Palm: Yeah. One thing that was a huge factor was that there was already a big audience on Facebook at the time. They were actively — if you looked at the Facebook app page, you’d see that they were already asking about a mobile version of the game every day, in big numbers. When we released the mobile version there was instantly a big buzz there. People downloaded it straight away.
Lebedev: Can you talk about some of the tricks you guys use between the Facebook and mobile version? My girlfriend would always switch devices to get more lives and so on. These are all design aspects that were thought through.
Palm: It’s a combination. It’s something we talked about originally, how we wanted it. Now we see that people really do that. They run out of lives on one platform and go right over to the other platform, which isn’t bad for us at all. It’s something we encourage.
Lebedev: I noticed, when I was playing Farm Heroes Saga, there used to be a loop where you could get infinite money. I brought it up to one of your guys and he said that was a feature. I thought that was pretty cool. Let’s talk more about some controversial things. Why isn’t Candy Crush a copy of Bejeweled? Because you get a lot of negative press about that. I don’t think it is. I think it’s two separate games.
Palm: I especially see that a lot from the hardcore community, the forums people. One thing that they’re not looking at, perhaps, is that match-three games is really the genre. We’ve made several match-three games with Candy Crush already. There were also many match-three games before Bejeweled. But these games definitely look at each other and see what’s been done well and try to add new elements to it. With Candy Crush, there’s the fact that you can combine power-up candies together, which is something new.
Lebedev: Is there a bit of a fear of change? My philosophy is that there’s never really cloning. It’s all just iterations. Maybe you can talk about your own opinion in that area. Some of the Fabrication games, they were simple games. It’s not like you copied a solitaire game.
Palm: The game development community thrives quite a lot when it’s not so much about patents on games. You can look at concepts and try to improve them if it’s something worthwhile for players to play and spend their time on.
Lebedev: You said the word “patent.” Why did King cause itself all these troubles with these public copyrights on common words?
Palm: I’m not an expert in that field at all. But there’s a great letter from our CEO on the website talking about those issues. One thing he says is that we have a policy of protect and respect. We’ve seen a lot of identical games, basically, that are trying to mimic a famous brand of ours and pull people in. We’ve been trying to stop that, and one efficient way of doing so is by having a trademark.
Lebedev: So it’s not that you hate independent developers. There are just SEO tricks. If I call a game something close to Candy Crush Saga, everyone will come to me.
Palm: We’ve seen quite a lot of that. There was an article in Business Insider that had a long list of games that were aiming to trick people who are unfamiliar with our games.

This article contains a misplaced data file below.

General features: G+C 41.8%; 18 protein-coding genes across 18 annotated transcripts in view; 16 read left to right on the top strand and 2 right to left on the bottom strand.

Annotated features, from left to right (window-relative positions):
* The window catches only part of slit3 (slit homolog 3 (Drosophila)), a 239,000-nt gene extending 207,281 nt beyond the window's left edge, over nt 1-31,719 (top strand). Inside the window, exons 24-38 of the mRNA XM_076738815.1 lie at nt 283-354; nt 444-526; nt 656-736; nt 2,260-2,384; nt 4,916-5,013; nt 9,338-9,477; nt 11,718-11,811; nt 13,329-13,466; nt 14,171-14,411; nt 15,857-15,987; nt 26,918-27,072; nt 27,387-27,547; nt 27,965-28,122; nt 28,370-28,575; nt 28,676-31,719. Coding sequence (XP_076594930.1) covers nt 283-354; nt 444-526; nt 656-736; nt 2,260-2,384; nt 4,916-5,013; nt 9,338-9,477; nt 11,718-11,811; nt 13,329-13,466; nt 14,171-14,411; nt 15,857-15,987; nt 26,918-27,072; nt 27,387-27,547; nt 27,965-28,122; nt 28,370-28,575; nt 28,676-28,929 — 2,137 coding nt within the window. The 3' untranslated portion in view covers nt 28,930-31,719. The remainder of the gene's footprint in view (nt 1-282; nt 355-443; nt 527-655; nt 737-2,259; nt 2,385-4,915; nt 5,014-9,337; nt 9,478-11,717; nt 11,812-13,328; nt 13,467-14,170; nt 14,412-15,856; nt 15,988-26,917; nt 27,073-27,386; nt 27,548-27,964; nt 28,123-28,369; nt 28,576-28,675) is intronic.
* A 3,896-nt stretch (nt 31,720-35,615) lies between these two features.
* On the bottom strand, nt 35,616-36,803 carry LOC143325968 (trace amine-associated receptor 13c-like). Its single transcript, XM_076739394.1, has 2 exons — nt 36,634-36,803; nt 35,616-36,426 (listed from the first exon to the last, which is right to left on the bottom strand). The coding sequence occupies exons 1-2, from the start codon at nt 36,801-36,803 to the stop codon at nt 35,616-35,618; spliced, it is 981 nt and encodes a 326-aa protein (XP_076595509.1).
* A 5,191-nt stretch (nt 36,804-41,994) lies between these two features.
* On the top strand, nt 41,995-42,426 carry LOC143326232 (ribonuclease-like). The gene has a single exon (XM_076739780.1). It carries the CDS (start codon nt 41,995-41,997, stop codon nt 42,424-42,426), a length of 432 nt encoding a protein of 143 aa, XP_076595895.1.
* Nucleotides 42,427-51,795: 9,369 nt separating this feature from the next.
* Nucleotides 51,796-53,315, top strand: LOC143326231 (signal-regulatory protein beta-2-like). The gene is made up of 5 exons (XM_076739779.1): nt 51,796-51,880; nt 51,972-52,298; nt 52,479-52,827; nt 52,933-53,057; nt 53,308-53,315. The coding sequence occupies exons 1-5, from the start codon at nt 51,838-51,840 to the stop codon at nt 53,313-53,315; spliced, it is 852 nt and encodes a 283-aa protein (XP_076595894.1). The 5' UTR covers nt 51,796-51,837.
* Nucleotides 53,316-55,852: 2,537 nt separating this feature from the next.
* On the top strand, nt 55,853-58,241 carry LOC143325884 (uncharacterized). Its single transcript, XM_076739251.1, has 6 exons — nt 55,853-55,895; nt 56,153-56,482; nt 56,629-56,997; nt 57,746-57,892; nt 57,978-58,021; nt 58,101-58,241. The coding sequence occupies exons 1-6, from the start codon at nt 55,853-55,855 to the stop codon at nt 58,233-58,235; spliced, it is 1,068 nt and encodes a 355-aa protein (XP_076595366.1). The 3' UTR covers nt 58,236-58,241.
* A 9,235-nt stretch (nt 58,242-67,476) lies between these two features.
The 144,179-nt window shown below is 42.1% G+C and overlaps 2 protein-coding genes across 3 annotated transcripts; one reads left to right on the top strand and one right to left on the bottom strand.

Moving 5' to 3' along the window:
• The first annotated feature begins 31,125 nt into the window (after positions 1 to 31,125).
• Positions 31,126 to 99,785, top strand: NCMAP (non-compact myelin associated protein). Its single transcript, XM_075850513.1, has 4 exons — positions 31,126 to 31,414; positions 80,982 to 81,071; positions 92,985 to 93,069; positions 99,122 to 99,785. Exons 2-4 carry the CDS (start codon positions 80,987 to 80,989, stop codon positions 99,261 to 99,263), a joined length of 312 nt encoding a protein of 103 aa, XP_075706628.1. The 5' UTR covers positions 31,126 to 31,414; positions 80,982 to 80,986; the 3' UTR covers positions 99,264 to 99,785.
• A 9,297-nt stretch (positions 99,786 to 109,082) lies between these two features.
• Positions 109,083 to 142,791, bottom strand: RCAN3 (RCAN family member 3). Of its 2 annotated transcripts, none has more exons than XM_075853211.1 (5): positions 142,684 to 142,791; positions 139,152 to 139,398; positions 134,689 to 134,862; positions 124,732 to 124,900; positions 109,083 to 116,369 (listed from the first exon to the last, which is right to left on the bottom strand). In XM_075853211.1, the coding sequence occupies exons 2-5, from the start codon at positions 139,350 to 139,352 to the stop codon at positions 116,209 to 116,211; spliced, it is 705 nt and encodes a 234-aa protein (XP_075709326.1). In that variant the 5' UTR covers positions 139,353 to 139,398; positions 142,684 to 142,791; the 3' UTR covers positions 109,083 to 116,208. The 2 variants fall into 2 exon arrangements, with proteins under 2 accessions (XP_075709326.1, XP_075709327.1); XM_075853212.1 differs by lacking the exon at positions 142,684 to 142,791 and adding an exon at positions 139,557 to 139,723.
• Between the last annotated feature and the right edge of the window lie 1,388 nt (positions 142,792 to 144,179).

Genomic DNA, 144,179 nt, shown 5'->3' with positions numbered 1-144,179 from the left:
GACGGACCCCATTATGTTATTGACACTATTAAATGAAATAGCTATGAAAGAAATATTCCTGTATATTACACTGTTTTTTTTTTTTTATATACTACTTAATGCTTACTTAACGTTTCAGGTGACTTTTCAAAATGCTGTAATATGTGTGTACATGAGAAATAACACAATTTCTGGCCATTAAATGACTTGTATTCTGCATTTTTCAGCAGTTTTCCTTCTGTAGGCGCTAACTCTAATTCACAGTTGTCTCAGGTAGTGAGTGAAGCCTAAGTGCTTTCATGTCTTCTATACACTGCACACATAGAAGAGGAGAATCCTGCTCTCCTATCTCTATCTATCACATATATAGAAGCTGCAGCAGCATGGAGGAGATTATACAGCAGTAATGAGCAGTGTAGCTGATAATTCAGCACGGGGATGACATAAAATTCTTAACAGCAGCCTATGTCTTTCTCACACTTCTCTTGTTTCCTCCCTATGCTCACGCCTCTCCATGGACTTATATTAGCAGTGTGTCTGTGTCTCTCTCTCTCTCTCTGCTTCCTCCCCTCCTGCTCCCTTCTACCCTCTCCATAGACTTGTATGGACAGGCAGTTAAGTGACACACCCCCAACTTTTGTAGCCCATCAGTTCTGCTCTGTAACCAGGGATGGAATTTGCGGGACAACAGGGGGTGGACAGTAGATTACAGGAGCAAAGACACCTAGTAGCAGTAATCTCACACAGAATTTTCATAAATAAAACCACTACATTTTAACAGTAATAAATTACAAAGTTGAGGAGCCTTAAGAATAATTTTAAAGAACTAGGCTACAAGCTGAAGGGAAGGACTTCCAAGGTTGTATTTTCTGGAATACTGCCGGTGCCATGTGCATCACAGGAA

Lebedev: Do you think that independent games and companies matter in a concurrent ecosystem?
Palm: Yeah. We had this period in the console and PC space where people complained a lot that there was no innovation. Everything had stagnated a little bit because nobody wanted to take any risks. That’s something indies always do. I love to go to the indie showcases and look at the game concepts they come up with. A lot of innovations come from those types of games. I love a thriving indie community. In Sweden, we have a really strong indie scene. King takes every opportunity we can to try to sponsor events.
Lebedev: After the IPO, would you say King has turned evil?
Palm: Ah, no. Well, it’s obviously — King is not a person. It’s a big company. Many people, especially if you follow the forums, you can get that feeling, though.
Lebedev: I mean, I think King is a nice company. I like your games. But I don’t know what you have against raccoons. The villain in Farm Hero — you guys just hate raccoons, or what?
Palm: No, no. We like raccoons. But they make for an excellent villain.
Lebedev: I wanted to ask more about working at King. You guys have, what, 100 trillion offices?
Palm: More like 11.
Lebedev: You mentioned the agile process and wanted to talk more about that. I’ve never heard anyone at King talk about what happens inside. Could you talk more about the office culture, maybe, in Sweden and other places?
Palm: Sweden is where I’m most familiar with the culture. We typically use scrum, two-week sprints. People come together and talk as a team about what they’re going to do. We release new updates and content for games every second week. Typically a new episode with 50 new levels. We also take a look at old levels, when we see that people get stuck there a lot.
Lebedev: What language do people speak there?
Palm: Typically English.
Lebedev: So everyone is — because you guys have a Spanish office, a German office, but it’s usually English?
Palm: We also recruit a lot of non-Swedes into the Swedish office. That’s one great thing about Stockholm, for instance. It’s a good place to live, so people don’t mind relocating. It’s very hard to find somewhere nicer to live.
Lebedev: Let’s talk about the agile process. At Signus, my company, we tried to do agile, and I always tell everyone that you do, but I think that every time you hear about agile, it’s not fully agile, not a full process. It’s very difficult to get everyone to work like this. One of the pieces of agile is continuous improvement. So how do you guys do it? Do you physically have boards and cards?